Proteus Candleholders: Magnetic Variation


Proteus Candleholders
Sapele, Cast Concrete and Aluminum – small, medium & large

The Proteus candleholders are designed to magnetically attract into small clusters, large centerpieces or can be displayed as individual pieces. The magnetic “click” is a curiosity and will engage you in the dance of fining the right orientation of the holders for them to attract. The hiders are sold in matched pairs in small, medium or large size. Each pair is comprised of a positive and a negative holder. the magnets are placed at right angles to one another on the flat faces of the holders. The video below will demonstrate this better than I can with words. The magnetic bond is not enough to permanently hold them together, but rather, helps to encourage the look of the composition.

Some of the most dramatic centerpieces evolve when groups of three are “connected” and the remaining ones are spread out as individuals. The possibilities are endless and I have not even mentioned the candles yet! Each holder comes with a removable aluminum ring. Leave the ring in place when using a tall candle. By the way great care was taken to match the most common candle taper. I hate wobbly candles! Remove the aluminum ring and you can now use a tea candle.

Available for sale from the following link



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Pontus Console Table in Concrete, Wood & Glass

Console table in concrete wood and glass


Walnut, Colored Ash, Cast Concrete & Glass, 32H” x 56”L x 12”D Pontus on my website

The Pontus console table was born of a desire to design a console table that used an offset concrete base. I knew that I would need to incorporate bent laminations to gain the effect that I was looking for. I mocked the piece up with some curves that I had on the shelf and I quickly created and solved a major issue. The concern was the connection of the wood to the concrete base. I decided to slip the curves into the cast base.

See more on the construction of Pontus in this post Pontus Part 1


The problem was that there was an odd void at the center of the base. The solution was the introduction of the final component, the dyed ash mass. I have use this technique in the past to great effect. At its best I transform shop scrap into an integral part of the composition. I choose the color to enhance the grain of the ash and to help tie it into the color of the edge of the glass top.

The shaping of the concrete and the wood are tied together in my unusual style. I had to use a new technique for the casting. It is a very complex casting. The resulting table is capable of being built in a variety of woods and colors which makes it one of the more versatile table I have designed. I think that this is part of the reason that it has been nominated for an Interior Design Magazine Best Of Year Award 2013.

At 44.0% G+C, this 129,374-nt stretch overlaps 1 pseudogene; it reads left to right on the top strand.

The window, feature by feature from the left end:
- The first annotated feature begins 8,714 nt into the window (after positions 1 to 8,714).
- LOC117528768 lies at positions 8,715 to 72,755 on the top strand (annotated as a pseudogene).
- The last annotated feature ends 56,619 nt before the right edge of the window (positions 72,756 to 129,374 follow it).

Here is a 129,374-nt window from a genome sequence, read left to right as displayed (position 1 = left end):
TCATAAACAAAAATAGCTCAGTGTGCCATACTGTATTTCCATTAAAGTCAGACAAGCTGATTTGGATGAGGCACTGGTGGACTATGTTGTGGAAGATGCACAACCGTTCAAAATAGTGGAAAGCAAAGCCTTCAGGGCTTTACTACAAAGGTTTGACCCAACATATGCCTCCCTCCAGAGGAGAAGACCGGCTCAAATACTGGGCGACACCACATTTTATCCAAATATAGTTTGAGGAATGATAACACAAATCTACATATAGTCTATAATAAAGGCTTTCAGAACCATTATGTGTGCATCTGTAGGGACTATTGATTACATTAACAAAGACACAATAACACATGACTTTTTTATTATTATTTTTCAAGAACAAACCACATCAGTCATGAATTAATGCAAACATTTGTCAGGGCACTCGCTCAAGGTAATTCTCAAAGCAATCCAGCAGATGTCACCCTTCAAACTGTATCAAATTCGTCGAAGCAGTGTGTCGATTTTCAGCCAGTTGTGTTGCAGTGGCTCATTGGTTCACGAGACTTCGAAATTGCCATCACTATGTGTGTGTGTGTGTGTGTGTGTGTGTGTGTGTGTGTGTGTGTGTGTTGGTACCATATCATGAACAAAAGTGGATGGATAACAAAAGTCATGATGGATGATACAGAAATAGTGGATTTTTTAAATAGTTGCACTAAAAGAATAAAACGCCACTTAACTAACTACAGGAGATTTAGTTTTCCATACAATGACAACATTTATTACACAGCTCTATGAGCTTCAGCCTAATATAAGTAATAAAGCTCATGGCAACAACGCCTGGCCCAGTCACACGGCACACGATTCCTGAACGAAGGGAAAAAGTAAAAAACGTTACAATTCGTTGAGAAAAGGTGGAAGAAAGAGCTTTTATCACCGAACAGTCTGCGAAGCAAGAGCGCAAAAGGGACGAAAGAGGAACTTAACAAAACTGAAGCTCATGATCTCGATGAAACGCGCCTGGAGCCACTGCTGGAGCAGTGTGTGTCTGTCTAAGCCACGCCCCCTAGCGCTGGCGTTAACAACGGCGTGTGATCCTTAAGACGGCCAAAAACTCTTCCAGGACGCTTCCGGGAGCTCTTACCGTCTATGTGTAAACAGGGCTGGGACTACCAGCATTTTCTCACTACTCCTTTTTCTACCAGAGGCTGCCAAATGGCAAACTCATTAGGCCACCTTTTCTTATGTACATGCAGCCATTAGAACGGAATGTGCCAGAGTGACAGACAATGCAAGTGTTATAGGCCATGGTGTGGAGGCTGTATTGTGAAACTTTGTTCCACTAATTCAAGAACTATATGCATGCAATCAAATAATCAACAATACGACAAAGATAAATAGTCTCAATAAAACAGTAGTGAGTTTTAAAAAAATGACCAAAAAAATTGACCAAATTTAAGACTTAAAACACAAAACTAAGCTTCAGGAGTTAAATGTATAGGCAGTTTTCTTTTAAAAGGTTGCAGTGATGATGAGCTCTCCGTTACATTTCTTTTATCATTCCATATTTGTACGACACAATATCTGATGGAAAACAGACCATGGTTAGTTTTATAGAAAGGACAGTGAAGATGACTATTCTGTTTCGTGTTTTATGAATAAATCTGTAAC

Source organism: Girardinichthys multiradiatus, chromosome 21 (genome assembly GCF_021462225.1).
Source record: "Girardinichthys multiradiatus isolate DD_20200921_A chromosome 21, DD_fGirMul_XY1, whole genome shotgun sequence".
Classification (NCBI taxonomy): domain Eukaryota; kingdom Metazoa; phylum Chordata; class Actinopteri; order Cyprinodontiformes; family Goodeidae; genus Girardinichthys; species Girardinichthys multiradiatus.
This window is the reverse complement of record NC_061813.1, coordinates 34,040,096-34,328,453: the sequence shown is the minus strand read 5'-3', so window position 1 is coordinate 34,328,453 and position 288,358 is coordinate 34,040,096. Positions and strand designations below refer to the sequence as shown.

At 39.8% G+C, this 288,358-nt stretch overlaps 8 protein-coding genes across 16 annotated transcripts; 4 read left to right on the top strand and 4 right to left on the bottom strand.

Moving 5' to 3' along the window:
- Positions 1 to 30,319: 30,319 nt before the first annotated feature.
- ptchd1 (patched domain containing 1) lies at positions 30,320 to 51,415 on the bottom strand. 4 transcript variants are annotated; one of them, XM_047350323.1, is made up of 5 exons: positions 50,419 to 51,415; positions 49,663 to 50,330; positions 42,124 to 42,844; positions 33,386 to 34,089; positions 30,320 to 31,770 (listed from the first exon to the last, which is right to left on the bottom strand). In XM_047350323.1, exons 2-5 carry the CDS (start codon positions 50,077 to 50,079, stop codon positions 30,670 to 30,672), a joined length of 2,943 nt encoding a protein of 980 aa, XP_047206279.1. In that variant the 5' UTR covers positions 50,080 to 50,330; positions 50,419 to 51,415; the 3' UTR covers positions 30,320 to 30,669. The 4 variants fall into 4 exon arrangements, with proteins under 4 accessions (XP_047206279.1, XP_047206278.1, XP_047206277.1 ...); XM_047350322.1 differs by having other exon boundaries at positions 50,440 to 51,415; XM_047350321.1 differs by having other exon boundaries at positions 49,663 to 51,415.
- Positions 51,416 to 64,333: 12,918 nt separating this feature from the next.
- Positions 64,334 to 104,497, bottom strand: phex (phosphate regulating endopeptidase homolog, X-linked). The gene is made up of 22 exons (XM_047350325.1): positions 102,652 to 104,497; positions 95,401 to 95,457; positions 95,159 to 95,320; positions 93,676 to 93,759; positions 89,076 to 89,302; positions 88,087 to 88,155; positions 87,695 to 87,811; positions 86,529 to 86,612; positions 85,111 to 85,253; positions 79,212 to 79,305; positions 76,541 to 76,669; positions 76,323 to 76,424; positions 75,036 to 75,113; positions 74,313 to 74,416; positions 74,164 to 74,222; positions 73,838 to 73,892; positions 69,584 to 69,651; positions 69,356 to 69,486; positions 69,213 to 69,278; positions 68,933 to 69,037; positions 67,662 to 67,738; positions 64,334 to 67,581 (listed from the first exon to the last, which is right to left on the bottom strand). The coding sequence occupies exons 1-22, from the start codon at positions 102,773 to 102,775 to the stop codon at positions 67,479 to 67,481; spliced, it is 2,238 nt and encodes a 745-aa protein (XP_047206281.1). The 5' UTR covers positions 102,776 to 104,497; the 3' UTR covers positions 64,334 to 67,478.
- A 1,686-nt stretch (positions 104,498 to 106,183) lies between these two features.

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Cito Accent Table: Wood, Concrete & Glass

three versions of the Cito Table by Nico Yekati

The Cito accent table is designed to accompany the Pontus console table. Both tables use the same system of bent wood and cast concrete. Cito is organized around the notion of a pedestal base that is centered under the glass top. Pontus is more about the asymmetrical possibilities of an offset base. See this post for more about the Pontus Console Table. Cito uses curves with three different radii that can be paired together. The result is similar to a flower at different stages of being open. The glass top sits on these points so Cito can accommodate a wide array of shapes and sizes. I should point out the the shaping and faceting of the top of the walnut curves are different every time I make the table. These moments satisfy my intention of making one-of-a-kind pieces of furniture that display a sense of spontaneity.

Cito: Rectangular
Walnut Cast Concrete & Glass, 20.5H” x 30”L x 18.5”D More Information

Cito side table

Cito: Small Rectangle
Walnut Cast Concrete & Glass, 20.5H” x 20L x 16.5”D
Cito end table

Cito: Circular
Walnut Cast Concrete & Glass, 20.5H” x 30”L x 30”D More Information
Cito accent table in Concrete, glass and wod

All three of the versions use the same cast concrete base. I have used a different technique this time which allows for a much more intricate casting. The overview is that I made a wood positive with all of the facets and movements that I wanted and then I made a silicone mold from it. The result is one of th most complex castings I have ever made.

For more information on the construction process of the mold and curves please see Cito & Pontus Construction post.


The four walnut curves connect at the center of the casting via hex bolts. This forced me to consider a decorative solution that would hide the hardware. These are the moments that inspire me to grow. In this case I shaped a small piece of ash with intricate facets. I then colored the ash with artists oil color to accentuate the grain. The result is an unexpected moment that reveals itself when the viewer approaches the table.

detail of the walnut curves and the colored ash core


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